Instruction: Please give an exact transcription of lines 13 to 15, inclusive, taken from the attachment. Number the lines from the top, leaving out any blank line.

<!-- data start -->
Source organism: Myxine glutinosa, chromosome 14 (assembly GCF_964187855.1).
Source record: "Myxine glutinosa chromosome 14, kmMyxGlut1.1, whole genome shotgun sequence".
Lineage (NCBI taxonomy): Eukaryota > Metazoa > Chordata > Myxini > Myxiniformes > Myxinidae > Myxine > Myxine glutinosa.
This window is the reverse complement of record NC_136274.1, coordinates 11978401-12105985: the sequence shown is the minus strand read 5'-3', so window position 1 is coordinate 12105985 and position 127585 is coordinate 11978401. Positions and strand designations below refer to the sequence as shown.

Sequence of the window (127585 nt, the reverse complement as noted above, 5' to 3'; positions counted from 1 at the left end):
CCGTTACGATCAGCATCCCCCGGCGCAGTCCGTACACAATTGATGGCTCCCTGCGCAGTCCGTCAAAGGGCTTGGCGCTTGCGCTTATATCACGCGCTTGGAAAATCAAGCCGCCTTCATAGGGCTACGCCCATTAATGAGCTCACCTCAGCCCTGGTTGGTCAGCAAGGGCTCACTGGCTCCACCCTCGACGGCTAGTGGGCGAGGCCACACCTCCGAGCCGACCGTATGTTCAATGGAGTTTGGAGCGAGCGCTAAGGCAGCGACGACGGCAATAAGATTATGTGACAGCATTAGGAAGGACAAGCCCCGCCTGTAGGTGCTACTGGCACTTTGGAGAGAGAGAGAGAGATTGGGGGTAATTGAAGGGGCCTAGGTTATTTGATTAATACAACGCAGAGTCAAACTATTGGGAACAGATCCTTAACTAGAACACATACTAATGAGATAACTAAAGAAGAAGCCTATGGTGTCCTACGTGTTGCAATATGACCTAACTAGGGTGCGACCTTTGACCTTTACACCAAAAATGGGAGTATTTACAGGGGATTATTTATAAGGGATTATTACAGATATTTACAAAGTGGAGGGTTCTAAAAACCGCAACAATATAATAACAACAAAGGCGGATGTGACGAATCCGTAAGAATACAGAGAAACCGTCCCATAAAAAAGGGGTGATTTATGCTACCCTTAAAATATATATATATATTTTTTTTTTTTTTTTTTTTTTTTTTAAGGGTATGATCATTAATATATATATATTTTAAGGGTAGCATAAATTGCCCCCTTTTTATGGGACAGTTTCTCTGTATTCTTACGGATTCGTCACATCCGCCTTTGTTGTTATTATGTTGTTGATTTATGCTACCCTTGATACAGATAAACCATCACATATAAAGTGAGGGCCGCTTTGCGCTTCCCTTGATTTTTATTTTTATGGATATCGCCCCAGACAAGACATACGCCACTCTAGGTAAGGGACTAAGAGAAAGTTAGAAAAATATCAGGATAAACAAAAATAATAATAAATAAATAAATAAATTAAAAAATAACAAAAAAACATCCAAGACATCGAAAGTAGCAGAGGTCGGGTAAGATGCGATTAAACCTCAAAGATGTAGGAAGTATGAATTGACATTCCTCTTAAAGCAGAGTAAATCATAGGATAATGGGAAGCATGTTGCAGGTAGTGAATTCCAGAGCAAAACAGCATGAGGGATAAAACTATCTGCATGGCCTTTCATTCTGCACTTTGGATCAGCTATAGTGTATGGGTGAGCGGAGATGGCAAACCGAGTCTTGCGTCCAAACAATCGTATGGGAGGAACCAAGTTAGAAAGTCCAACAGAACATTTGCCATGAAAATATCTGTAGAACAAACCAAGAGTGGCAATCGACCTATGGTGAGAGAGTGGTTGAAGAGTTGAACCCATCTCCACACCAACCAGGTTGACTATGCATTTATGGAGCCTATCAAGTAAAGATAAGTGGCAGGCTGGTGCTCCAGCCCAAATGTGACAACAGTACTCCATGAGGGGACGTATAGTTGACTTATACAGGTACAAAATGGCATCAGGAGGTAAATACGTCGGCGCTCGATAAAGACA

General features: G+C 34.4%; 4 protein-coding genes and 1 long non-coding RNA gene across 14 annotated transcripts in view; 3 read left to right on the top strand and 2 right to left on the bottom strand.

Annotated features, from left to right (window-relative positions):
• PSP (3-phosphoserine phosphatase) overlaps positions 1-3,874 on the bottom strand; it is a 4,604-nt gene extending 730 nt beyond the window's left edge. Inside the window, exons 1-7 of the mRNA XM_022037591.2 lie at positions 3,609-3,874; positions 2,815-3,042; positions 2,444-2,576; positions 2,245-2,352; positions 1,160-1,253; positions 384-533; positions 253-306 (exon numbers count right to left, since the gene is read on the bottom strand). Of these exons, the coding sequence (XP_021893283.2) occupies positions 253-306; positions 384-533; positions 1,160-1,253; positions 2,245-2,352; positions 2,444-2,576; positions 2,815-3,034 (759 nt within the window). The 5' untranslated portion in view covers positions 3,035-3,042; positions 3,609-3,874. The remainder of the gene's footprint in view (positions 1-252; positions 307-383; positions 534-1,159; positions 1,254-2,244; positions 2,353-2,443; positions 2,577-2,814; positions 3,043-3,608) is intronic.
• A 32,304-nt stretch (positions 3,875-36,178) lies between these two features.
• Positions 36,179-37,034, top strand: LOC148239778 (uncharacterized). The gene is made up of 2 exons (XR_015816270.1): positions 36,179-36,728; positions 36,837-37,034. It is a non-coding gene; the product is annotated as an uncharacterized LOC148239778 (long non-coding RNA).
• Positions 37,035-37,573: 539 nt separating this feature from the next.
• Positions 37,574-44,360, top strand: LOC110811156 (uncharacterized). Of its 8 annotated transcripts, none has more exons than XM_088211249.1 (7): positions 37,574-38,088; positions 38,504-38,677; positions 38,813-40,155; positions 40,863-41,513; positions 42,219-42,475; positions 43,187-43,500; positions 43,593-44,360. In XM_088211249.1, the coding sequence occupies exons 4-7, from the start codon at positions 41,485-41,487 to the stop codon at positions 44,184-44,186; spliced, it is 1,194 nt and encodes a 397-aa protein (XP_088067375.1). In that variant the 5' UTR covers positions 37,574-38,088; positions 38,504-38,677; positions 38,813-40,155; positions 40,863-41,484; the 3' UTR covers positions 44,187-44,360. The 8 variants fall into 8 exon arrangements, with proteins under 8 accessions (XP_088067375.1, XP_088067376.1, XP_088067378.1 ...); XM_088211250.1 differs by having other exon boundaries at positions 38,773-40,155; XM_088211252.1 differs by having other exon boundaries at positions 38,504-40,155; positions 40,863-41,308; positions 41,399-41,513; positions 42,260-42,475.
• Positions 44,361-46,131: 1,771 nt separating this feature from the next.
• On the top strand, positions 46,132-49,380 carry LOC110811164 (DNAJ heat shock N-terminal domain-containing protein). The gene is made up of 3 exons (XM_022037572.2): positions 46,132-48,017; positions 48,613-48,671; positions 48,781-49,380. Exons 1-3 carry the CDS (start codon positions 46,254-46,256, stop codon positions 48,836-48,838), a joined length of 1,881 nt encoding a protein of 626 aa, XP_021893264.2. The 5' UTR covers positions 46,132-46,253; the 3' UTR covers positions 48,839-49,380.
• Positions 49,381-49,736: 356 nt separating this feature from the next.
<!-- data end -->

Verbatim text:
• Positions 37,574-44,360, top strand: LOC110811156 (uncharacterized). Of its 8 annotated transcripts, none has more exons than XM_088211249.1 (7): positions 37,574-38,088; positions 38,504-38,677; positions 38,813-40,155; positions 40,863-41,513; positions 42,219-42,475; positions 43,187-43,500; positions 43,593-44,360. In XM_088211249.1, the coding sequence occupies exons 4-7, from the start codon at positions 41,485-41,487 to the stop codon at positions 44,184-44,186; spliced, it is 1,194 nt and encodes a 397-aa protein (XP_088067375.1). In that variant the 5' UTR covers positions 37,574-38,088; positions 38,504-38,677; positions 38,813-40,155; positions 40,863-41,484; the 3' UTR covers positions 44,187-44,360. The 8 variants fall into 8 exon arrangements, with proteins under 8 accessions (XP_088067375.1, XP_088067376.1, XP_088067378.1 ...); XM_088211250.1 differs by having other exon boundaries at positions 38,773-40,155; XM_088211252.1 differs by having other exon boundaries at positions 38,504-40,155; positions 40,863-41,308; positions 41,399-41,513; positions 42,260-42,475.
• Positions 44,361-46,131: 1,771 nt separating this feature from the next.
• On the top strand, positions 46,132-49,380 carry LOC110811164 (DNAJ heat shock N-terminal domain-containing protein). The gene is made up of 3 exons (XM_022037572.2): positions 46,132-48,017; positions 48,613-48,671; positions 48,781-49,380. Exons 1-3 carry the CDS (start codon positions 46,254-46,256, stop codon positions 48,836-48,838), a joined length of 1,881 nt encoding a protein of 626 aa, XP_021893264.2. The 5' UTR covers positions 46,132-46,253; the 3' UTR covers positions 48,839-49,380.